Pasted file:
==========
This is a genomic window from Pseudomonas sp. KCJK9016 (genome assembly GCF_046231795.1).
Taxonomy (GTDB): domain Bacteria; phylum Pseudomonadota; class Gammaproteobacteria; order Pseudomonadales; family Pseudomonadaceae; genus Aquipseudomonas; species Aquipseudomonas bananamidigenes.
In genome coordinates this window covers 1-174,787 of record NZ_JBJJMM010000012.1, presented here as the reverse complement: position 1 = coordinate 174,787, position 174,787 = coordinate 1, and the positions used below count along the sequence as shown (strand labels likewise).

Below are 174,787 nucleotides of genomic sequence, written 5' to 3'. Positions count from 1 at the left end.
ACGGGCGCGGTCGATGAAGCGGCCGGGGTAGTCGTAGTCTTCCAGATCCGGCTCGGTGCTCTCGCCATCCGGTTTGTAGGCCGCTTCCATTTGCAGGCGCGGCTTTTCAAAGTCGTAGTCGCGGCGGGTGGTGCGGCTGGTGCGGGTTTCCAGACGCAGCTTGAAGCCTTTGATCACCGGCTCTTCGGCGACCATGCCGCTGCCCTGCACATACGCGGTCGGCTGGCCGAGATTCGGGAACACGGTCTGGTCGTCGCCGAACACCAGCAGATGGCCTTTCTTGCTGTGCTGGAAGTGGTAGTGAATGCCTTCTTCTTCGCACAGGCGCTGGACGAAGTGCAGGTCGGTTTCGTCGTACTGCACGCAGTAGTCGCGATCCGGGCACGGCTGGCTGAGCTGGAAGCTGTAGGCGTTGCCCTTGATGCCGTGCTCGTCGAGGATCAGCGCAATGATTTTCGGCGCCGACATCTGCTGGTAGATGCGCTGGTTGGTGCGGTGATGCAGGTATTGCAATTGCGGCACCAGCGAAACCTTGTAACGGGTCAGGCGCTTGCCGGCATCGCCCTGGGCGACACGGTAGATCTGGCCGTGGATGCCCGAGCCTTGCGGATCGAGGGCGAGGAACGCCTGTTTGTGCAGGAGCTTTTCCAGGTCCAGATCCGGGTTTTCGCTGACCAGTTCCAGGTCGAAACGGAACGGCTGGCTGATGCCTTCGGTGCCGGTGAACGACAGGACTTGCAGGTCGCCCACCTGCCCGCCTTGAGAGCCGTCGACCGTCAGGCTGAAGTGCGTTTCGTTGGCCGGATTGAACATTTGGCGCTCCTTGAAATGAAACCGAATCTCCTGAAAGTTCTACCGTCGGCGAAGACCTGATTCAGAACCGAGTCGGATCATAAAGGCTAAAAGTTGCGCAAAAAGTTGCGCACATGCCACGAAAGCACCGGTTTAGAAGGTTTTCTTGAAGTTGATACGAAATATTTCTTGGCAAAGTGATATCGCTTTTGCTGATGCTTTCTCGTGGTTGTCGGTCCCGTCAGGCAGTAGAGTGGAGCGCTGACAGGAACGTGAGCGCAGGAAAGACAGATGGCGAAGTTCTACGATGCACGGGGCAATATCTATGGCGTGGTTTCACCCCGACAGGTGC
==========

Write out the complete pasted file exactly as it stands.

This is a genomic window from Pseudomonas sp. KCJK9016 (genome assembly GCF_046231795.1).
Taxonomy (GTDB): domain Bacteria; phylum Pseudomonadota; class Gammaproteobacteria; order Pseudomonadales; family Pseudomonadaceae; genus Aquipseudomonas; species Aquipseudomonas bananamidigenes.
In genome coordinates this window covers 1-174,787 of record NZ_JBJJMM010000012.1, presented here as the reverse complement: position 1 = coordinate 174,787, position 174,787 = coordinate 1, and the positions used below count along the sequence as shown (strand labels likewise).

Below are 174,787 nucleotides of genomic sequence, written 5' to 3'. Positions count from 1 at the left end.
ACGGGCGCGGTCGATGAAGCGGCCGGGGTAGTCGTAGTCTTCCAGATCCGGCTCGGTGCTCTCGCCATCCGGTTTGTAGGCCGCTTCCATTTGCAGGCGCGGCTTTTCAAAGTCGTAGTCGCGGCGGGTGGTGCGGCTGGTGCGGGTTTCCAGACGCAGCTTGAAGCCTTTGATCACCGGCTCTTCGGCGACCATGCCGCTGCCCTGCACATACGCGGTCGGCTGGCCGAGATTCGGGAACACGGTCTGGTCGTCGCCGAACACCAGCAGATGGCCTTTCTTGCTGTGCTGGAAGTGGTAGTGAATGCCTTCTTCTTCGCACAGGCGCTGGACGAAGTGCAGGTCGGTTTCGTCGTACTGCACGCAGTAGTCGCGATCCGGGCACGGCTGGCTGAGCTGGAAGCTGTAGGCGTTGCCCTTGATGCCGTGCTCGTCGAGGATCAGCGCAATGATTTTCGGCGCCGACATCTGCTGGTAGATGCGCTGGTTGGTGCGGTGATGCAGGTATTGCAATTGCGGCACCAGCGAAACCTTGTAACGGGTCAGGCGCTTGCCGGCATCGCCCTGGGCGACACGGTAGATCTGGCCGTGGATGCCCGAGCCTTGCGGATCGAGGGCGAGGAACGCCTGTTTGTGCAGGAGCTTTTCCAGGTCCAGATCCGGGTTTTCGCTGACCAGTTCCAGGTCGAAACGGAACGGCTGGCTGATGCCTTCGGTGCCGGTGAACGACAGGACTTGCAGGTCGCCCACCTGCCCGCCTTGAGAGCCGTCGACCGTCAGGCTGAAGTGCGTTTCGTTGGCCGGATTGAACATTTGGCGCTCCTTGAAATGAAACCGAATCTCCTGAAAGTTCTACCGTCGGCGAAGACCTGATTCAGAACCGAGTCGGATCATAAAGGCTAAAAGTTGCGCAAAAAGTTGCGCACATGCCACGAAAGCACCGGTTTAGAAGGTTTTCTTGAAGTTGATACGAAATATTTCTTGGCAAAGTGATATCGCTTTTGCTGATGCTTTCTCGTGGTTGTCGGTCCCGTCAGGCAGTAGAGTGGAGCGCTGACAGGAACGTGAGCGCAGGAAAGACAGATGGCGAAGTTCTACGATGCACGGGGCAATATCTATGGCGTGGTTTCACCCCGACAGGTGC